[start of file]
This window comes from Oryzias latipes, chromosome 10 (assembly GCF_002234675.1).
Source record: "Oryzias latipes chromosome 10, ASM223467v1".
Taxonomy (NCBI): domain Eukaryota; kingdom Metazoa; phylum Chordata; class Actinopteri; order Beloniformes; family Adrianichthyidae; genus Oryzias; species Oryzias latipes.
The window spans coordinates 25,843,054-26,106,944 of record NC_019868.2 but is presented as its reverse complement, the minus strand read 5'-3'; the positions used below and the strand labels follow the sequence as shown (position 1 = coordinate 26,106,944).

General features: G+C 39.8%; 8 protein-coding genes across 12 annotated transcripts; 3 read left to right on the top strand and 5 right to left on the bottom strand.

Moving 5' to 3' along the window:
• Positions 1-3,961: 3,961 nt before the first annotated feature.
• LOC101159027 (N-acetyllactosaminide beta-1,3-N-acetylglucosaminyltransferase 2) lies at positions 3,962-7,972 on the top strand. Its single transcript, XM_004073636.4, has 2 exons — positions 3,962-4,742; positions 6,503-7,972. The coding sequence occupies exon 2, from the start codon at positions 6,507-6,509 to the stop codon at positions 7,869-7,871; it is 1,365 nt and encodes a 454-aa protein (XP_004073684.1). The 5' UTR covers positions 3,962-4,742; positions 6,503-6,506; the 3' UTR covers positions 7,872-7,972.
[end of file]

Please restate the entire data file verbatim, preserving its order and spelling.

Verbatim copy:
This window comes from Oryzias latipes, chromosome 10 (assembly GCF_002234675.1).
Source record: "Oryzias latipes chromosome 10, ASM223467v1".
Taxonomy (NCBI): domain Eukaryota; kingdom Metazoa; phylum Chordata; class Actinopteri; order Beloniformes; family Adrianichthyidae; genus Oryzias; species Oryzias latipes.
The window spans coordinates 25,843,054-26,106,944 of record NC_019868.2 but is presented as its reverse complement, the minus strand read 5'-3'; the positions used below and the strand labels follow the sequence as shown (position 1 = coordinate 26,106,944).

General features: G+C 39.8%; 8 protein-coding genes across 12 annotated transcripts; 3 read left to right on the top strand and 5 right to left on the bottom strand.

Moving 5' to 3' along the window:
• Positions 1-3,961: 3,961 nt before the first annotated feature.
• LOC101159027 (N-acetyllactosaminide beta-1,3-N-acetylglucosaminyltransferase 2) lies at positions 3,962-7,972 on the top strand. Its single transcript, XM_004073636.4, has 2 exons — positions 3,962-4,742; positions 6,503-7,972. The coding sequence occupies exon 2, from the start codon at positions 6,507-6,509 to the stop codon at positions 7,869-7,871; it is 1,365 nt and encodes a 454-aa protein (XP_004073684.1). The 5' UTR covers positions 3,962-4,742; positions 6,503-6,506; the 3' UTR covers positions 7,872-7,972.